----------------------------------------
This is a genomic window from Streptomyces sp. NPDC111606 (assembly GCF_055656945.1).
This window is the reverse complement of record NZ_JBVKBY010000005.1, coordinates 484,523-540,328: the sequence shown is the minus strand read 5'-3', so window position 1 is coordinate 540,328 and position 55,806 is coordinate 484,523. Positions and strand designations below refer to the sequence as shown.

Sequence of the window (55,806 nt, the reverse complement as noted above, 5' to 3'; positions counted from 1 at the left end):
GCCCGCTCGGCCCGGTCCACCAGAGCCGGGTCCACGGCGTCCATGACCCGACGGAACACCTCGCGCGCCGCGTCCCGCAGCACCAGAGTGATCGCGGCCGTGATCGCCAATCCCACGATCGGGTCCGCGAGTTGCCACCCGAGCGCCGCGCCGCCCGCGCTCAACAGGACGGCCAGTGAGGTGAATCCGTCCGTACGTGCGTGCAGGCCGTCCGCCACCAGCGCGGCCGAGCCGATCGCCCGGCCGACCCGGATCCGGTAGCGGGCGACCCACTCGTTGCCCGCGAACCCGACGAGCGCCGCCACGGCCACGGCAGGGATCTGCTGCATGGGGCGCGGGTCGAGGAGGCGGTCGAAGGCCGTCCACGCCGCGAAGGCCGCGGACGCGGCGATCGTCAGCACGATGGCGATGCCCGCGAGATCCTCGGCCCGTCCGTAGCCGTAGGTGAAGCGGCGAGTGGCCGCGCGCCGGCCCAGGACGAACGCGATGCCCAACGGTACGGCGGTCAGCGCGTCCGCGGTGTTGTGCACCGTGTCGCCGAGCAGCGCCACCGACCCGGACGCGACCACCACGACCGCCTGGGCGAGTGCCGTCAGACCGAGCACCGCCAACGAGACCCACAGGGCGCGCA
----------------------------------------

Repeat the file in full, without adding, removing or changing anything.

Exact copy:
This is a genomic window from Streptomyces sp. NPDC111606 (assembly GCF_055656945.1).
This window is the reverse complement of record NZ_JBVKBY010000005.1, coordinates 484,523-540,328: the sequence shown is the minus strand read 5'-3', so window position 1 is coordinate 540,328 and position 55,806 is coordinate 484,523. Positions and strand designations below refer to the sequence as shown.

Sequence of the window (55,806 nt, the reverse complement as noted above, 5' to 3'; positions counted from 1 at the left end):
GCCCGCTCGGCCCGGTCCACCAGAGCCGGGTCCACGGCGTCCATGACCCGACGGAACACCTCGCGCGCCGCGTCCCGCAGCACCAGAGTGATCGCGGCCGTGATCGCCAATCCCACGATCGGGTCCGCGAGTTGCCACCCGAGCGCCGCGCCGCCCGCGCTCAACAGGACGGCCAGTGAGGTGAATCCGTCCGTACGTGCGTGCAGGCCGTCCGCCACCAGCGCGGCCGAGCCGATCGCCCGGCCGACCCGGATCCGGTAGCGGGCGACCCACTCGTTGCCCGCGAACCCGACGAGCGCCGCCACGGCCACGGCAGGGATCTGCTGCATGGGGCGCGGGTCGAGGAGGCGGTCGAAGGCCGTCCACGCCGCGAAGGCCGCGGACGCGGCGATCGTCAGCACGATGGCGATGCCCGCGAGATCCTCGGCCCGTCCGTAGCCGTAGGTGAAGCGGCGAGTGGCCGCGCGCCGGCCCAGGACGAACGCGATGCCCAACGGTACGGCGGTCAGCGCGTCCGCGGTGTTGTGCACCGTGTCGCCGAGCAGCGCCACCGACCCGGACGCGACCACCACGACCGCCTGGGCGAGTGCCGTCAGACCGAGCACCGCCAACGAGACCCACAGGGCGCGCA